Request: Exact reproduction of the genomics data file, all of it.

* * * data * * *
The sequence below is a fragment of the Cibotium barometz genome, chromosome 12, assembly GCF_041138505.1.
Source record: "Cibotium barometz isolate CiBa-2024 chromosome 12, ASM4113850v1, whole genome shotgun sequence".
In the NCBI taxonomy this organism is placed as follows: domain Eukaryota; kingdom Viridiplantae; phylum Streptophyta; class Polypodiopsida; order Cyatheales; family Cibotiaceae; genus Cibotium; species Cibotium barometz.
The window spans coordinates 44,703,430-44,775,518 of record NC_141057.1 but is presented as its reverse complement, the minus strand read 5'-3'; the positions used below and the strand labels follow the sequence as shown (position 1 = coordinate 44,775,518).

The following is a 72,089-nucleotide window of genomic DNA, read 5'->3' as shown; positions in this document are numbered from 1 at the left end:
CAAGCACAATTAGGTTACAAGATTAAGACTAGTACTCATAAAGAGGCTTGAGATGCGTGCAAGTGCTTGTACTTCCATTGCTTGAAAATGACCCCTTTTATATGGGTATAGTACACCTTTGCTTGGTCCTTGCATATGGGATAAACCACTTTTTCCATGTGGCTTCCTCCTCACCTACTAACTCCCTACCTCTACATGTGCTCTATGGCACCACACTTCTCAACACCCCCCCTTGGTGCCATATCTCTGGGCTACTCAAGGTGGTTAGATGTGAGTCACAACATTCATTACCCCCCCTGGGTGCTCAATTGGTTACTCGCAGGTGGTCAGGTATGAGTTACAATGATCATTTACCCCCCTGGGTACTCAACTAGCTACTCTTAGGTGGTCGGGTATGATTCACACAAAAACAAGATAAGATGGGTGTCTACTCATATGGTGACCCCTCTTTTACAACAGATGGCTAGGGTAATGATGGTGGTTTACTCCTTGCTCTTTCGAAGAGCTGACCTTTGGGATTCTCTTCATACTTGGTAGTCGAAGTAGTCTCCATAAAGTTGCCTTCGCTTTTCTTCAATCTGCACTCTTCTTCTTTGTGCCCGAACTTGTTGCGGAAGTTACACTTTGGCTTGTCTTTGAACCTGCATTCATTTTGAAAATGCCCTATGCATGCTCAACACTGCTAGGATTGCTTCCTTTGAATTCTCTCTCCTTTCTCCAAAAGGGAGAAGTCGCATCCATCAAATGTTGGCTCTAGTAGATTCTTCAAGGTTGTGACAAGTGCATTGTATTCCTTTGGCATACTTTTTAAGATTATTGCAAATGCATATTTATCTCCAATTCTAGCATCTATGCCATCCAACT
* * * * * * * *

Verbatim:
The sequence below is a fragment of the Cibotium barometz genome, chromosome 12, assembly GCF_041138505.1.
Source record: "Cibotium barometz isolate CiBa-2024 chromosome 12, ASM4113850v1, whole genome shotgun sequence".
In the NCBI taxonomy this organism is placed as follows: domain Eukaryota; kingdom Viridiplantae; phylum Streptophyta; class Polypodiopsida; order Cyatheales; family Cibotiaceae; genus Cibotium; species Cibotium barometz.
The window spans coordinates 44,703,430-44,775,518 of record NC_141057.1 but is presented as its reverse complement, the minus strand read 5'-3'; the positions used below and the strand labels follow the sequence as shown (position 1 = coordinate 44,775,518).

The following is a 72,089-nucleotide window of genomic DNA, read 5'->3' as shown; positions in this document are numbered from 1 at the left end:
CAAGCACAATTAGGTTACAAGATTAAGACTAGTACTCATAAAGAGGCTTGAGATGCGTGCAAGTGCTTGTACTTCCATTGCTTGAAAATGACCCCTTTTATATGGGTATAGTACACCTTTGCTTGGTCCTTGCATATGGGATAAACCACTTTTTCCATGTGGCTTCCTCCTCACCTACTAACTCCCTACCTCTACATGTGCTCTATGGCACCACACTTCTCAACACCCCCCCTTGGTGCCATATCTCTGGGCTACTCAAGGTGGTTAGATGTGAGTCACAACATTCATTACCCCCCCTGGGTGCTCAATTGGTTACTCGCAGGTGGTCAGGTATGAGTTACAATGATCATTTACCCCCCTGGGTACTCAACTAGCTACTCTTAGGTGGTCGGGTATGATTCACACAAAAACAAGATAAGATGGGTGTCTACTCATATGGTGACCCCTCTTTTACAACAGATGGCTAGGGTAATGATGGTGGTTTACTCCTTGCTCTTTCGAAGAGCTGACCTTTGGGATTCTCTTCATACTTGGTAGTCGAAGTAGTCTCCATAAAGTTGCCTTCGCTTTTCTTCAATCTGCACTCTTCTTCTTTGTGCCCGAACTTGTTGCGGAAGTTACACTTTGGCTTGTCTTTGAACCTGCATTCATTTTGAAAATGCCCTATGCATGCTCAACACTGCTAGGATTGCTTCCTTTGAATTCTCTCTCCTTTCTCCAAAAGGGAGAAGTCGCATCCATCAAATGTTGGCTCTAGTAGATTCTTCAAGGTTGTGACAAGTGCATTGTATTCCTTTGGCATACTTTTTAAGATTATTGCAAATGCATATTTATCTCCAATTCTAGCATCTATGCCATCCAACT